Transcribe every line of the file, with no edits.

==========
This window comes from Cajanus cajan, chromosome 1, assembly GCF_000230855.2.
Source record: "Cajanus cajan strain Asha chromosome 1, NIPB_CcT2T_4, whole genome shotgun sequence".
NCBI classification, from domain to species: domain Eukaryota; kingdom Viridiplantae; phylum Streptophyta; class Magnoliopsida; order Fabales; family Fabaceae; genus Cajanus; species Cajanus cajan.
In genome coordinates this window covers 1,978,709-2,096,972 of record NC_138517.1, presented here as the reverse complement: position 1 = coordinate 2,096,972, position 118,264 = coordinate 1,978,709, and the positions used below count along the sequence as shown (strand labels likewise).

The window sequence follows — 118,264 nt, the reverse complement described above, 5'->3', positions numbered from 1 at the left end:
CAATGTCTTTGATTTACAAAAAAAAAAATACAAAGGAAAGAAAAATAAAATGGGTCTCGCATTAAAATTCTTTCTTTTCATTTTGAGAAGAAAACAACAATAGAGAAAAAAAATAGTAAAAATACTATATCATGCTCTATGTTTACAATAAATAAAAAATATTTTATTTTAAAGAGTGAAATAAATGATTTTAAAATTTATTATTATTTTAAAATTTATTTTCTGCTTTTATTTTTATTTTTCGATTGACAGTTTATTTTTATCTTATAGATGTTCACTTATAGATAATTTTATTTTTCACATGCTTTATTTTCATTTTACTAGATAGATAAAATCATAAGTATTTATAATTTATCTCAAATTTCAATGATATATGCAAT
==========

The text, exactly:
This window comes from Cajanus cajan, chromosome 1, assembly GCF_000230855.2.
Source record: "Cajanus cajan strain Asha chromosome 1, NIPB_CcT2T_4, whole genome shotgun sequence".
NCBI classification, from domain to species: domain Eukaryota; kingdom Viridiplantae; phylum Streptophyta; class Magnoliopsida; order Fabales; family Fabaceae; genus Cajanus; species Cajanus cajan.
In genome coordinates this window covers 1,978,709-2,096,972 of record NC_138517.1, presented here as the reverse complement: position 1 = coordinate 2,096,972, position 118,264 = coordinate 1,978,709, and the positions used below count along the sequence as shown (strand labels likewise).

The window sequence follows — 118,264 nt, the reverse complement described above, 5'->3', positions numbered from 1 at the left end:
CAATGTCTTTGATTTACAAAAAAAAAAATACAAAGGAAAGAAAAATAAAATGGGTCTCGCATTAAAATTCTTTCTTTTCATTTTGAGAAGAAAACAACAATAGAGAAAAAAAATAGTAAAAATACTATATCATGCTCTATGTTTACAATAAATAAAAAATATTTTATTTTAAAGAGTGAAATAAATGATTTTAAAATTTATTATTATTTTAAAATTTATTTTCTGCTTTTATTTTTATTTTTCGATTGACAGTTTATTTTTATCTTATAGATGTTCACTTATAGATAATTTTATTTTTCACATGCTTTATTTTCATTTTACTAGATAGATAAAATCATAAGTATTTATAATTTATCTCAAATTTCAATGATATATGCAAT